The common 'solution' to owing too much money...
GERMAN economist Hans-Werner Sinn is famous for legally challenging the European politicians' efforts to save the Euro, writes Nick Hubble for Dan Denning's Daily Reckoning Australia.
And he recently gave one of the funniest interviews we've ever seen.
Here's the highlight reel straight from Der Spiegel newspaper:
Spiegel: Mr. Sinn, Chancellor Angela Merkel feels as though economists have left her in the lurch. She once said that the advice that she receives from economists is "about as diverse as it gets." Can you see where she is coming from?
Spiegel: Excuse me?
We've always wanted to see what a one word answer would do to an interviewer. But Der Spiegel had the last laugh. This is how Sinn is depicted in the article:
Now onto some more meaningful banter between the newspaper and Sinn:
Spiegel: Now you are appealing to the financial markets to be reasonable. Yet they often overreact and behave irrationally.
Sinn: Where have you seen that?
Spiegel: Minor events are often enough to spark sharp increases in sovereign bond interest rates for countries in Southern Europe.
Sinn: But the markets are reacting rationally when they get cold feet and pull out of bad investments in Southern Europe. Last winter, interest rates rose in some cases to over 6.5 percent. Before the introduction of the Euro, these countries had to pay interest rates of between 10 and 15 percent. The interest rate reflects the risk that investors will never see their money again. What's irrational about that?
Indeed, what is irrational about the way the world is reacting to Europe? Investors are doubting the solvency of nations. That's nothing new, unusual, surprising or devastating. Greece has spent much of its history in default.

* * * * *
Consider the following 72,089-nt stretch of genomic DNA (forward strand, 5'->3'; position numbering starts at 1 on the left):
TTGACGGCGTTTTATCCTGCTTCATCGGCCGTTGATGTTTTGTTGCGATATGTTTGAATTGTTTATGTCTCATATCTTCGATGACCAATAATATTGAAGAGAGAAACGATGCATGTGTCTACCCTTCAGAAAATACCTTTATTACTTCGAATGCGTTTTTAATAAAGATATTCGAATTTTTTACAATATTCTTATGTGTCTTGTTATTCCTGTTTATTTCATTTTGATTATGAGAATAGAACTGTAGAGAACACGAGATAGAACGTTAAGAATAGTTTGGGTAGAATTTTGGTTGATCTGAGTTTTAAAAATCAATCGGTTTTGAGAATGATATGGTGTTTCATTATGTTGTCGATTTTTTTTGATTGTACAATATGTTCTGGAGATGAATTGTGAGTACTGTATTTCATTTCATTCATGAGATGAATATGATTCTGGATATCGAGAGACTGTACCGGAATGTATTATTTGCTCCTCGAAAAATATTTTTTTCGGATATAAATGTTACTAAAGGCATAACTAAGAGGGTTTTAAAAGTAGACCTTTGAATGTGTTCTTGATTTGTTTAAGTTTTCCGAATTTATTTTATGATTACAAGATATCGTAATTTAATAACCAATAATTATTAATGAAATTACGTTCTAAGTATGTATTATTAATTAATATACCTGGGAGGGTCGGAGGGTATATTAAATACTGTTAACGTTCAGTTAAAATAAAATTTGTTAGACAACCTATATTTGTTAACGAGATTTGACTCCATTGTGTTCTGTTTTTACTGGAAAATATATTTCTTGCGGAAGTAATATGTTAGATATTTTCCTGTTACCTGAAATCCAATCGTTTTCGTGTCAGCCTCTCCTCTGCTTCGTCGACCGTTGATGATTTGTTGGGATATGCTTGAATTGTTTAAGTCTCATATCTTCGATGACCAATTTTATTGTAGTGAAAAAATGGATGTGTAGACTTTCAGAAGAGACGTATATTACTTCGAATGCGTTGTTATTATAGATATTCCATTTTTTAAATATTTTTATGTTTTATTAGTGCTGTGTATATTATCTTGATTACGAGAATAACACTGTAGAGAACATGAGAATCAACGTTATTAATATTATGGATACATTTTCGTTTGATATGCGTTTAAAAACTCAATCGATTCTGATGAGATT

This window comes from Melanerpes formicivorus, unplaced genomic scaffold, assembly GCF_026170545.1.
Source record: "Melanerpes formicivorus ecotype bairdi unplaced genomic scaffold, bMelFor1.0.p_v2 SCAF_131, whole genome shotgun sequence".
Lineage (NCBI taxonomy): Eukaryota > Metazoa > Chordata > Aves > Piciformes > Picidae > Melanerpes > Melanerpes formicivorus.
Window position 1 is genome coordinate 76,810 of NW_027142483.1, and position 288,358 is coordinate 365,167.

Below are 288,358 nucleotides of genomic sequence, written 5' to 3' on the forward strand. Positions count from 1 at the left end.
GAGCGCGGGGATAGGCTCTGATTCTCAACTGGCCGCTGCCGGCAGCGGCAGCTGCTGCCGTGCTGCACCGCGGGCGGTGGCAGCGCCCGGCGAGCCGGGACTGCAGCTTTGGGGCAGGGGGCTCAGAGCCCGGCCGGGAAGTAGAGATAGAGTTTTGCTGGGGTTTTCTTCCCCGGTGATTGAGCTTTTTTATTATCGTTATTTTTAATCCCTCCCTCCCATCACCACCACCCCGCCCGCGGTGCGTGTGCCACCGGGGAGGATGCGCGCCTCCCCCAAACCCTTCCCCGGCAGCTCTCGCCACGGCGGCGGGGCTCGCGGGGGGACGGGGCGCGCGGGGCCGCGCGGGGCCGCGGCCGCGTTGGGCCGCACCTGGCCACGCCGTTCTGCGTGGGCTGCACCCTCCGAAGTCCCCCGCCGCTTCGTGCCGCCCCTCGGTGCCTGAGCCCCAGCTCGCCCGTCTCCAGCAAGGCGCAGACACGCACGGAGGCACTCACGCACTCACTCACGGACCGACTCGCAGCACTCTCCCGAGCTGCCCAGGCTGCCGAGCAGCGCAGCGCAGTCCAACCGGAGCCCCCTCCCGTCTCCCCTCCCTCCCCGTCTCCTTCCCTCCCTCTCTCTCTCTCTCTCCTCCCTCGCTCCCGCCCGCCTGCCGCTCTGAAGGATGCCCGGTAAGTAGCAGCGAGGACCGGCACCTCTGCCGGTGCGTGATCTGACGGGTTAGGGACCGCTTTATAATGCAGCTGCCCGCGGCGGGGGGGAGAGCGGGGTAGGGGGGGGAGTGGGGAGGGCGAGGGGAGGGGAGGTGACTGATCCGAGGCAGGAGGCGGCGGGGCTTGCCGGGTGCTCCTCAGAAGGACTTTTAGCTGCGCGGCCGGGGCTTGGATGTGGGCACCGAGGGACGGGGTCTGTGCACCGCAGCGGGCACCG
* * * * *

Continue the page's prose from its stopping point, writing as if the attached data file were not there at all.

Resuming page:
What's surprising is that the Euro system can't withstand something as common as a sovereign debt crisis in peripheral nations. These countries often default. Who builds a currency union that can't handle something which is so common?
Sinn's last name means 'sense' and not 'sin', by the way. And he's full of common sense, for the most part. His point is that everything is following a well-trodden path in Europe. The only difference this time around is that everyone is using the same measuring stick these days – the Euro.
In times gone past, the Greeks would just change how many millimeters make up a centimeter to make their economy look bigger and better. That's a metaphor for this: they would print money and devalue their currency against the other currencies of Europe. That allowed them to repay debts, and it encouraged the local economy.
This makes you wonder why countries like Greece wanted to join the Euro in the first place. Who would want to compete with a German on even grounds?
The Brits played smart when it came to Europe. They only put one foot in the European boat and kept the other in their own dingy. They accepted Europe's policies, but kept Sterling and thereby kept control over their own monetary policy. But now that Europe is in trouble, the Brits have got to decide whether they're Europeans or British.
The truth is that Britain is itself in as bad a pickle as southern Europe anyway. But they can still change how many millimeters are in a British centimeter – they can devalue the Pound to spur on the UK economy.
It's cheating and it doesn't work in our opinion, but what actually works isn't relevant in politics. What matters is that countries think that devaluing their currency will be good for their economy. And so countries that can devalue, which is to say those not in the Euro, will do so by printing money.
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